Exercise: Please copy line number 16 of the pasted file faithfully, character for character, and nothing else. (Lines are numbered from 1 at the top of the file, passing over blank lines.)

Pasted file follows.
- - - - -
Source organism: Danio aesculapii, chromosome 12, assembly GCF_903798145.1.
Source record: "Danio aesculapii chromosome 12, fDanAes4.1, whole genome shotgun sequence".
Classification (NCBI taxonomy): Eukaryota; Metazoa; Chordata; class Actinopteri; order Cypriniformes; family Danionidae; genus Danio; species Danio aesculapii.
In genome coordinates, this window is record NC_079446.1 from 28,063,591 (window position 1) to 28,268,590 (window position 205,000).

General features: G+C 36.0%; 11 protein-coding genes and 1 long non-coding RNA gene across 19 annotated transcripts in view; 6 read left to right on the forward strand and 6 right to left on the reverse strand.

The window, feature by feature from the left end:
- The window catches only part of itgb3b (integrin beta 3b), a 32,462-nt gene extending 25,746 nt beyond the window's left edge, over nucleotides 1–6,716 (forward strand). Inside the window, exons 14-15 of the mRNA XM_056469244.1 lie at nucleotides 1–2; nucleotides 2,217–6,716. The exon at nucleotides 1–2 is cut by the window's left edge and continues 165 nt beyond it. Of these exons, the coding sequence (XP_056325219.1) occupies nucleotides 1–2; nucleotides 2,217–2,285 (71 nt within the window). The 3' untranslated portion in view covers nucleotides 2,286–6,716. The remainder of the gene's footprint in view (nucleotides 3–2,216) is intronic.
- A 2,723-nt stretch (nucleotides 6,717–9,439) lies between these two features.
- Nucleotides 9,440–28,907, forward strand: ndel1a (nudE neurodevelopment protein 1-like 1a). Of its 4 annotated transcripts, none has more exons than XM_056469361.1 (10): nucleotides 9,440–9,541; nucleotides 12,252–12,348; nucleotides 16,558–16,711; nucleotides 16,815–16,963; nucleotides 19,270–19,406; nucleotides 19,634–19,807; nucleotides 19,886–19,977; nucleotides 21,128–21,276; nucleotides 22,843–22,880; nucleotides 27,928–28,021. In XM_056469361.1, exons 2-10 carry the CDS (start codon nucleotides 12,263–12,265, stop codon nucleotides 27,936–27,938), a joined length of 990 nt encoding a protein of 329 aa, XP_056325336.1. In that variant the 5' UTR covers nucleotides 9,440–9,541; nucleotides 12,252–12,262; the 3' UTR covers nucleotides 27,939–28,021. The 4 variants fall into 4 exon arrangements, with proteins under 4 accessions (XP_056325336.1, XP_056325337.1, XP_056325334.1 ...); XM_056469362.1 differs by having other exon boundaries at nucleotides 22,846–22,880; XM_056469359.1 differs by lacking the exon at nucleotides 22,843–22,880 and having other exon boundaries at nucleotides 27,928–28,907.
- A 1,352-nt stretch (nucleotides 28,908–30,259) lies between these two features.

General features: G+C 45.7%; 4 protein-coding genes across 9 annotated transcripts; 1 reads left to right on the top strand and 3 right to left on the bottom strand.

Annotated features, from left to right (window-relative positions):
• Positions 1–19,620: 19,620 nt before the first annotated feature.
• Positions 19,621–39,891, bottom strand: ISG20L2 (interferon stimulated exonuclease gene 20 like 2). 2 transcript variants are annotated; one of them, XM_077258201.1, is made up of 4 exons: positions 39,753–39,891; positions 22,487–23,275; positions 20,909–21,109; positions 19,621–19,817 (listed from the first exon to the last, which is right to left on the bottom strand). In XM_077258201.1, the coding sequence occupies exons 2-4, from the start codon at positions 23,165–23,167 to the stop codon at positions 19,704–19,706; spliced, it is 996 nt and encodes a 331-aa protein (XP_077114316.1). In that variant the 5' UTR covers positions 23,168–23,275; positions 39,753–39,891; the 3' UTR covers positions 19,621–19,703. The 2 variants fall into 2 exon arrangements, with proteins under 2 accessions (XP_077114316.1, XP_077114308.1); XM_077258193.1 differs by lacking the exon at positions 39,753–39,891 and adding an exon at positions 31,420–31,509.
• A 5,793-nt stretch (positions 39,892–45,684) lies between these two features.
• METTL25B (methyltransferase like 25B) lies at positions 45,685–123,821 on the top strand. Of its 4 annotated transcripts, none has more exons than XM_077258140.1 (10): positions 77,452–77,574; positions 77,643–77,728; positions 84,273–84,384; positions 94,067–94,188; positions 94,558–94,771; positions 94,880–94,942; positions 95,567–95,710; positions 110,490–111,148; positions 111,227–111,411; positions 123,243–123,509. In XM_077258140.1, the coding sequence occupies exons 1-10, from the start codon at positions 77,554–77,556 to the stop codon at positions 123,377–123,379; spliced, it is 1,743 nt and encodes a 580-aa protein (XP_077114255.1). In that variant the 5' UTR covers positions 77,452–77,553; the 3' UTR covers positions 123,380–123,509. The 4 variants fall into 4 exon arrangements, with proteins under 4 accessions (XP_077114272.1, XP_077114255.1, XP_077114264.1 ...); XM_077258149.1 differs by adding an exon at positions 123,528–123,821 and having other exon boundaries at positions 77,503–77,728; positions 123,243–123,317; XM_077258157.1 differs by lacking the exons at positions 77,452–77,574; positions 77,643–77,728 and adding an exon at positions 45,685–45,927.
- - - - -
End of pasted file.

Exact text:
• METTL25B (methyltransferase like 25B) lies at positions 45,685–123,821 on the top strand. Of its 4 annotated transcripts, none has more exons than XM_077258140.1 (10): positions 77,452–77,574; positions 77,643–77,728; positions 84,273–84,384; positions 94,067–94,188; positions 94,558–94,771; positions 94,880–94,942; positions 95,567–95,710; positions 110,490–111,148; positions 111,227–111,411; positions 123,243–123,509. In XM_077258140.1, the coding sequence occupies exons 1-10, from the start codon at positions 77,554–77,556 to the stop codon at positions 123,377–123,379; spliced, it is 1,743 nt and encodes a 580-aa protein (XP_077114255.1). In that variant the 5' UTR covers positions 77,452–77,553; the 3' UTR covers positions 123,380–123,509. The 4 variants fall into 4 exon arrangements, with proteins under 4 accessions (XP_077114272.1, XP_077114255.1, XP_077114264.1 ...); XM_077258149.1 differs by adding an exon at positions 123,528–123,821 and having other exon boundaries at positions 77,503–77,728; positions 123,243–123,317; XM_077258157.1 differs by lacking the exons at positions 77,452–77,574; positions 77,643–77,728 and adding an exon at positions 45,685–45,927.